Second Treatise of Government | Study Guide

John Locke

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Second Treatise of Government | Chapter 10 : Of the Forms of a Commonwealth | Summary



This chapter consists of only two brief sections. In the first, Locke identifies democracy, oligarchy, and monarchy as different forms of commonwealth. The supreme power of a commonwealth is the legislative power: the making of laws. Whatever the form of the commonwealth may be, it is the majority, acting for the whole, that bestows power on those who exercise it.

In the second section of this chapter, Locke explains that by the word "commonwealth," he means the Latin term civitas. He distinguishes the word "commonwealth" from the words "city" and "community." He asserts that "commonwealth" is more precise.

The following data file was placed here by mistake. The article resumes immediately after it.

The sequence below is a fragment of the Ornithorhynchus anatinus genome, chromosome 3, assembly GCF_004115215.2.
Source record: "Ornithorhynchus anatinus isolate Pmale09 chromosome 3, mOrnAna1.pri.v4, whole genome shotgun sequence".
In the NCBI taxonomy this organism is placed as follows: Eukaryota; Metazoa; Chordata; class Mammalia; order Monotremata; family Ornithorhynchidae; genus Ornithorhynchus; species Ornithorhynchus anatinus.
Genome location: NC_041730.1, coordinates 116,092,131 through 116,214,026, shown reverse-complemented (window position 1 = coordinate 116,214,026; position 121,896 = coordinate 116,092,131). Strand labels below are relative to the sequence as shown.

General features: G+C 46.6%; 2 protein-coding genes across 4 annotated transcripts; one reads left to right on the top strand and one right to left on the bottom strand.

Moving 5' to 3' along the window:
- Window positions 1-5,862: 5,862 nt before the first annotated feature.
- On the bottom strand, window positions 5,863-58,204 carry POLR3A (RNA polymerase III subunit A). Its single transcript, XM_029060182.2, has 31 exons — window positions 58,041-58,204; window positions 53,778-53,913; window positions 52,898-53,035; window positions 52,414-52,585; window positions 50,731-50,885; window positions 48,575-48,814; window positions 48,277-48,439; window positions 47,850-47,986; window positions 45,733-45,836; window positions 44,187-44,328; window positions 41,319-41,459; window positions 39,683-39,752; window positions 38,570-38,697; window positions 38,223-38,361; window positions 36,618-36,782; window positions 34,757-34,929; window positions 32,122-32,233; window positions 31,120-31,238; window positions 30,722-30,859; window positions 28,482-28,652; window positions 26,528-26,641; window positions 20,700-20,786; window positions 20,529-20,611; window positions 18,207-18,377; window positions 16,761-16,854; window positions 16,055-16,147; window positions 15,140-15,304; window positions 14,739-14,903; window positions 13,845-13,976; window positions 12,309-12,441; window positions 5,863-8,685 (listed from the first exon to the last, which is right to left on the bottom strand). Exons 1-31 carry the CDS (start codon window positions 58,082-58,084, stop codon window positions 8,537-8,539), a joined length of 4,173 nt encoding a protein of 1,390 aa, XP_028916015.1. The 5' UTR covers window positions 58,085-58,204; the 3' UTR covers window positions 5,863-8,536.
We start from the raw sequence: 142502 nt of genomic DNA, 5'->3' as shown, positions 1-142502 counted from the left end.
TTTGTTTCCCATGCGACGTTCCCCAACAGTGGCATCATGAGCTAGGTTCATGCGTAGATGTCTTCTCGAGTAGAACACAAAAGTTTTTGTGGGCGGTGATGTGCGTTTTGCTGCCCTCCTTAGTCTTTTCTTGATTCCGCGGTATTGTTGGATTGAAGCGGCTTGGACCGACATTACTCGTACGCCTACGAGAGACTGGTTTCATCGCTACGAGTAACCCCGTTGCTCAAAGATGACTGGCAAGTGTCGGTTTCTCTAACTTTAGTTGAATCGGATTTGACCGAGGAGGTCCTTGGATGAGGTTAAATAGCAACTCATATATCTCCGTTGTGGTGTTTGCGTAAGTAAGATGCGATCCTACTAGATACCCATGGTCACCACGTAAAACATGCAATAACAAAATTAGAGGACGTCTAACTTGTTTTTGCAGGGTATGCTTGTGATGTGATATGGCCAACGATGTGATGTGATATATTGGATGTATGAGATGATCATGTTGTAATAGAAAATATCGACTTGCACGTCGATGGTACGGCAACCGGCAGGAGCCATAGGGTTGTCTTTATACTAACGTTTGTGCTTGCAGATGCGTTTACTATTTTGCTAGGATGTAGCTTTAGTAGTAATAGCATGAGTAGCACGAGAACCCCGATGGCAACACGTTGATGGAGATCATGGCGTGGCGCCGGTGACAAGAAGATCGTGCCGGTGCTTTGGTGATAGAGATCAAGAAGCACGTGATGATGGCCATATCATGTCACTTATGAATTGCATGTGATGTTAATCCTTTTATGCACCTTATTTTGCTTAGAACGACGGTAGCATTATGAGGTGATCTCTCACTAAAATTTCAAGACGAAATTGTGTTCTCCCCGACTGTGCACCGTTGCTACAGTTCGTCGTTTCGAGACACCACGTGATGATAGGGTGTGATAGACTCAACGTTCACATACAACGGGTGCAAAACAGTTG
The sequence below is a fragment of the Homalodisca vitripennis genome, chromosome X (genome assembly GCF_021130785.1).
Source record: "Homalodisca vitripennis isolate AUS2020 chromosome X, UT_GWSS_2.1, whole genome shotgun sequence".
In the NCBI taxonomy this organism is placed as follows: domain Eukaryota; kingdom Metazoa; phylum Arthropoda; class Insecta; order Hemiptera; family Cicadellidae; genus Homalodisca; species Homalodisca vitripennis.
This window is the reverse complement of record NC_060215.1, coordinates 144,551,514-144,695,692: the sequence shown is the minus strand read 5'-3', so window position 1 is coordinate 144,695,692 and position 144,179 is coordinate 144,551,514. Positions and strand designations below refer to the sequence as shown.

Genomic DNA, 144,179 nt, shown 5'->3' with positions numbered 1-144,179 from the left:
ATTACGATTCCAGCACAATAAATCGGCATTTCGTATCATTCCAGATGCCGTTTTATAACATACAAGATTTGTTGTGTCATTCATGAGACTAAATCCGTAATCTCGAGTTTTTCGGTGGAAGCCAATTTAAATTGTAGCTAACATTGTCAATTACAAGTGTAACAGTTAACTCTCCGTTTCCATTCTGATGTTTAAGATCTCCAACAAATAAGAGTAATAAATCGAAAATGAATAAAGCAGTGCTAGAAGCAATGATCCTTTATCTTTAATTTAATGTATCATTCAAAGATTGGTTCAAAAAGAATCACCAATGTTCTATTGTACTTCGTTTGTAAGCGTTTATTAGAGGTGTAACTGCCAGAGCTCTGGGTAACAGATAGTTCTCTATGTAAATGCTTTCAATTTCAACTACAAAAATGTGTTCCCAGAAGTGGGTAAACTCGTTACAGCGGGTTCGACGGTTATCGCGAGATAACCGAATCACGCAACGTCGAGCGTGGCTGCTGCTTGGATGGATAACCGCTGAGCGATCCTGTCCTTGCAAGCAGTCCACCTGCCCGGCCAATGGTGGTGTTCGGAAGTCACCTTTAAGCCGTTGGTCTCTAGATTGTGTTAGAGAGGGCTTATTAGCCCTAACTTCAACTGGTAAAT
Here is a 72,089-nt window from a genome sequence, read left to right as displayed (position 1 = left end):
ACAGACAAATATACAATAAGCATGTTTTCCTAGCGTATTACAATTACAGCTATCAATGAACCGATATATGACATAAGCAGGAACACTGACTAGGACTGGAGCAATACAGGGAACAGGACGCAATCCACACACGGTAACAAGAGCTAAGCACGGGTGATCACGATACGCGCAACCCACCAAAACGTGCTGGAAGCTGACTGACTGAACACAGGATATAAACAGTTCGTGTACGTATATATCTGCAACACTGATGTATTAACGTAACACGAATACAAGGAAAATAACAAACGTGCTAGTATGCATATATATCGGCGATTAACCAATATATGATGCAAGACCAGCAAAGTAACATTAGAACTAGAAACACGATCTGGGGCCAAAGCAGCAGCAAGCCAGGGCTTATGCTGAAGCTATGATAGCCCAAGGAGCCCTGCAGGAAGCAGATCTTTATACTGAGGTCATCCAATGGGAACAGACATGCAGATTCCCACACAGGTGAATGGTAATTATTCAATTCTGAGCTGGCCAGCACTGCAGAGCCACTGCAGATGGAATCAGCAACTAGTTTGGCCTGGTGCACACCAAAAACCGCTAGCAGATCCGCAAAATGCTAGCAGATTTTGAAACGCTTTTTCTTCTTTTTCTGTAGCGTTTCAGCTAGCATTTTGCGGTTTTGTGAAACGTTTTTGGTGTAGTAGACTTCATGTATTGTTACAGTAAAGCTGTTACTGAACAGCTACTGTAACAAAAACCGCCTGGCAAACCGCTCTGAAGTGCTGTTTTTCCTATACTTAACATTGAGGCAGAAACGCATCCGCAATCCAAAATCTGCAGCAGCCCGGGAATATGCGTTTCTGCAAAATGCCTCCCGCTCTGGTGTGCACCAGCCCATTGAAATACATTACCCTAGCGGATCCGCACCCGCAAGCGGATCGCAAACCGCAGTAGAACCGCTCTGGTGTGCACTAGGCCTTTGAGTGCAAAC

Locke compresses much thought into a very brief chapter here. His remarks on the majority, for example, recapitulate what he had said at more length at the beginning of Chapter 8. His comments on the legislature should be read alongside the more extended, upcoming treatment in Chapter 11.

It is interesting that the term "commonwealth" is still used in the United States. It designates the states of Kentucky, Massachusetts, Pennsylvania, and Virginia, as well as the U.S. Territory of Puerto Rico.

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